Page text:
Musical Practice, Ethnography, and the Dynamics of Receptive Democratic Engagement
Stream: Panel 34 - Political Theory: Arts of Political Receptivity and Radical Democratic Power
Date: Tuesday, 27 September 2016
Time: 11.30 am – 1.00 pm
In this paper, also part of the larger project Romand Coles discusses in his abstract, I propose to examine elements of political musicality that would be necessary for re-learning and advancing radical democratic arts. To do so, we journey with unlikely sources in an effort to recover - and urge new theoretical and ethnographic explorations of - the groove of radical democracy. Romand Coles’ presentation addresses contributions to our understanding of the political powers of receptive relationality from free jazz and the civil rights movement. As a political anthropologist, I extend these themes theoretically, ethnographically, and politically. We turn for fresh political concepts to a creative reading of The Music Lesson by Victor Wooten (five-time Grammy Award and three time “Bass Player of the Year”). Wooten’s work gives an imaginative and insightful account of musical receptivity as a dynamical interplay of what we distinguish as receptive expressivity and expressive receptivity. Moreover, Wooten offers conceptual tools and a set of musical practices (concerning “receptive volume”, “dynamics”, “tempo”, “listening to listening”, and “communicative interaction”) that have deeply informed our own engagements in action-research initiatives in two very different contexts--Northern Arizona and Western Kenya. Ethnographic reflections on these experiences through the lens of Wooten’s theorization of music open exciting horizons for democratic theories and practices of receptivity. We employ ethnography as a form of receptive attentiveness to receptive political engagements and performances themselves, in an effort to generate action research dynamics that repeatedly refine and reform efforts to engender receptive publics.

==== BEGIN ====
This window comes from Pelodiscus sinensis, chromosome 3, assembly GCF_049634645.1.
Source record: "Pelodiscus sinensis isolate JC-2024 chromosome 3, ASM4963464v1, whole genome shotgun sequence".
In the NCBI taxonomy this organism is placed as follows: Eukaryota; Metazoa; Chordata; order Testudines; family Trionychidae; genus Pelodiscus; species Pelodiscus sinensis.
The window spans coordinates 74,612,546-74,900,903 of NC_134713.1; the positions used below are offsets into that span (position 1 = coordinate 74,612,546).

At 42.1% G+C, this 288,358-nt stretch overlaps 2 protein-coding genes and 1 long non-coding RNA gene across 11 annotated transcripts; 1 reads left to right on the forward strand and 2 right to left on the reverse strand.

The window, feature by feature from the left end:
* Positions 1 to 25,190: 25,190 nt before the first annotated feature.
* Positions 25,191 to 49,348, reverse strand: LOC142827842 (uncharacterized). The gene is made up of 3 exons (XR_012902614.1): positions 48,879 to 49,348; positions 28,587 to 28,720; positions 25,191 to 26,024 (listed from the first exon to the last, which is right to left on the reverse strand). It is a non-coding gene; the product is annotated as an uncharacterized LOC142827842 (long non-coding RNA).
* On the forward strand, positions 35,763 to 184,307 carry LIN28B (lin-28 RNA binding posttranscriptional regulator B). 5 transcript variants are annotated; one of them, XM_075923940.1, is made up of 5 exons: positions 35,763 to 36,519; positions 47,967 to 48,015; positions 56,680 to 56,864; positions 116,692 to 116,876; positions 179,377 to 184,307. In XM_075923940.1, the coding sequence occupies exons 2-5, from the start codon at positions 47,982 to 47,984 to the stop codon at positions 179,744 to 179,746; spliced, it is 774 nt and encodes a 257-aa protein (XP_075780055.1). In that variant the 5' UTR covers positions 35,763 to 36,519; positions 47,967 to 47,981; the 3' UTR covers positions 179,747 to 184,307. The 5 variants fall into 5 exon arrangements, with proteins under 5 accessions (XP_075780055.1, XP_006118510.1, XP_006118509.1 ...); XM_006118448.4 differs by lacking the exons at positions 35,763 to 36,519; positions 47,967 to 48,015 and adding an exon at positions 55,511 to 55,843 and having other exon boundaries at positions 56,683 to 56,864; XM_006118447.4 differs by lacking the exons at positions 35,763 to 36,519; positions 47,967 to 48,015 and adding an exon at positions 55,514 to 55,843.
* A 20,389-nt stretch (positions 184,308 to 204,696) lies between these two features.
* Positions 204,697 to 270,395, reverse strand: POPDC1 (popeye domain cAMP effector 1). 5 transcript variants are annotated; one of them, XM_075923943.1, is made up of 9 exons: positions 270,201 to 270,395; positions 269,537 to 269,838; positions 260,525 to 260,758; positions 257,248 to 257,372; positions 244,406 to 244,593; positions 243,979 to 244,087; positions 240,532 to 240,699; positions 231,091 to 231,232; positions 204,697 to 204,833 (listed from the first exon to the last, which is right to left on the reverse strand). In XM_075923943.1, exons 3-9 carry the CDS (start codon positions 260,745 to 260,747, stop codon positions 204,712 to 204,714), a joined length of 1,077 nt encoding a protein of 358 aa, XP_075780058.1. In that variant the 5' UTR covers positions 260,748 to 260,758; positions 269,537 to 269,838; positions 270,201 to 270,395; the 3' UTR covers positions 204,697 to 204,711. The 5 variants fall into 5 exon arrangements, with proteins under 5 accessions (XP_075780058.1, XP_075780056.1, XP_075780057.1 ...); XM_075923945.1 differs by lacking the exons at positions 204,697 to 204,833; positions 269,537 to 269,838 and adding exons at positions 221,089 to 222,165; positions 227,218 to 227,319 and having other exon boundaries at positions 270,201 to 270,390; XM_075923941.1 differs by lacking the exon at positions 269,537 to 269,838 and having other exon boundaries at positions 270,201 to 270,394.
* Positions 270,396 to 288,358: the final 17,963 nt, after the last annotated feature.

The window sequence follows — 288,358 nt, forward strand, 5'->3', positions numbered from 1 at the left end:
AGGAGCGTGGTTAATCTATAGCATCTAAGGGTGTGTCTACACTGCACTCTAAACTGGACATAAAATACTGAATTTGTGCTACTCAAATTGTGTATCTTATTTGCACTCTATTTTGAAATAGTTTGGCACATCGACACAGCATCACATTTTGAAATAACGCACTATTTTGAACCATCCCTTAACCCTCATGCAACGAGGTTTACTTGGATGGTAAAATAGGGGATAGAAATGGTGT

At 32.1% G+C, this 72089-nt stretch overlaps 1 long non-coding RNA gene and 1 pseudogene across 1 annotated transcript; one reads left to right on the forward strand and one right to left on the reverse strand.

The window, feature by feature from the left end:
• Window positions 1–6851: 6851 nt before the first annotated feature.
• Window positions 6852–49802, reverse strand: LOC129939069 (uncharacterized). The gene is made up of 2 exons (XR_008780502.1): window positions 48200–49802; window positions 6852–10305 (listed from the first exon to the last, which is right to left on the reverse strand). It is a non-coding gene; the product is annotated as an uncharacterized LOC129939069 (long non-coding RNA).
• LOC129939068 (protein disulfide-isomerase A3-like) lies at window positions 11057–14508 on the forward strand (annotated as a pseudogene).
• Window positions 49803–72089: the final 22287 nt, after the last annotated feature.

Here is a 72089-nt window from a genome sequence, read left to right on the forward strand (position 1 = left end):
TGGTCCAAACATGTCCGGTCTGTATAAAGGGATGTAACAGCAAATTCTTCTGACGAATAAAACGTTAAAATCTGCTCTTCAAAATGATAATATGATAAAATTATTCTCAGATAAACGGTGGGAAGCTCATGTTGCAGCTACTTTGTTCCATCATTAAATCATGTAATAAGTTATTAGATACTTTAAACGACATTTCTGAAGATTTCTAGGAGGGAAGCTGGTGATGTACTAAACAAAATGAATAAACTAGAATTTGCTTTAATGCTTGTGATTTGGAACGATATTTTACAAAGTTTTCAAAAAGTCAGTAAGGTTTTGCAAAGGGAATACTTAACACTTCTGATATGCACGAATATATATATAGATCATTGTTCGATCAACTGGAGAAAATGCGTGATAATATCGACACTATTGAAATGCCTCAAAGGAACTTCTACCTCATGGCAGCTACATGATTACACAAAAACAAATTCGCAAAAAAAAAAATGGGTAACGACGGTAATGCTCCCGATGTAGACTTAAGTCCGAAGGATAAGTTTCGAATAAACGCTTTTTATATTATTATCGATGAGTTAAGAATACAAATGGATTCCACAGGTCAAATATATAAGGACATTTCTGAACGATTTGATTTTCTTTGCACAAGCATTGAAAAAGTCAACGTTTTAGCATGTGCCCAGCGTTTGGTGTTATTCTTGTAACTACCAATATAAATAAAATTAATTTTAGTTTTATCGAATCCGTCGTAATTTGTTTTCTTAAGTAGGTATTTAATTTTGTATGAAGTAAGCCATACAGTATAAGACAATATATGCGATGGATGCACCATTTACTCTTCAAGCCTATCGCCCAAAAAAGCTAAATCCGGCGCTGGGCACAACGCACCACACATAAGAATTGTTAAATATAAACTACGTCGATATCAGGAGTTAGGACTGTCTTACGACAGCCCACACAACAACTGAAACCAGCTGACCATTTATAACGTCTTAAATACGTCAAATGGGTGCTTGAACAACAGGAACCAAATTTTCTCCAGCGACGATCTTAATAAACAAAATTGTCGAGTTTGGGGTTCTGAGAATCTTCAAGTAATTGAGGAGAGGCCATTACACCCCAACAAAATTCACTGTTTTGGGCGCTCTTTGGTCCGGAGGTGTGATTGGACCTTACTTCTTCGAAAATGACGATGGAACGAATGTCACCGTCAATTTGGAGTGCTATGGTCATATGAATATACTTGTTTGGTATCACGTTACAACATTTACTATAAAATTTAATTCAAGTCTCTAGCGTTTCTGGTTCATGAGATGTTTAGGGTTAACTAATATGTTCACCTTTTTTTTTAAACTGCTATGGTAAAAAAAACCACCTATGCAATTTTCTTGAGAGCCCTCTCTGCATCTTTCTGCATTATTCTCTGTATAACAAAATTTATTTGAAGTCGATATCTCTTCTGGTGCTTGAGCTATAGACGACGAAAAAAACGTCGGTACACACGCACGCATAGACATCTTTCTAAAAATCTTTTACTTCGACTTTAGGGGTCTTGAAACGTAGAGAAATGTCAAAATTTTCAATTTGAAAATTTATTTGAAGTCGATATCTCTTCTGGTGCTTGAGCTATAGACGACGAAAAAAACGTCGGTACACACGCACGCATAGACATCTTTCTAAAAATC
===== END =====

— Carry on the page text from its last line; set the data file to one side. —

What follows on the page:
Lia Haro (Presenter), Australian Catholic University
Lia Haro is a Research Fellow, Institute for Social Justice, Australian Catholic University. As a cultural anthropologist and social theorist, she focuses on utopian social imagination and practices of constructing possible futures in present communities and contexts of social transformation. Haro’s first book manuscript combines global-scale cultural analysis with three years of engaged ethnographic fieldwork and participatory action research in Western Kenya, where she explores how contemporary international development discourses and practices organized by the United Nations Millennium Development Goals encounter grassroots research, resistance, and alternatives. She is completing a book on the aesthetics, politics, and receptivity with Romand Coles.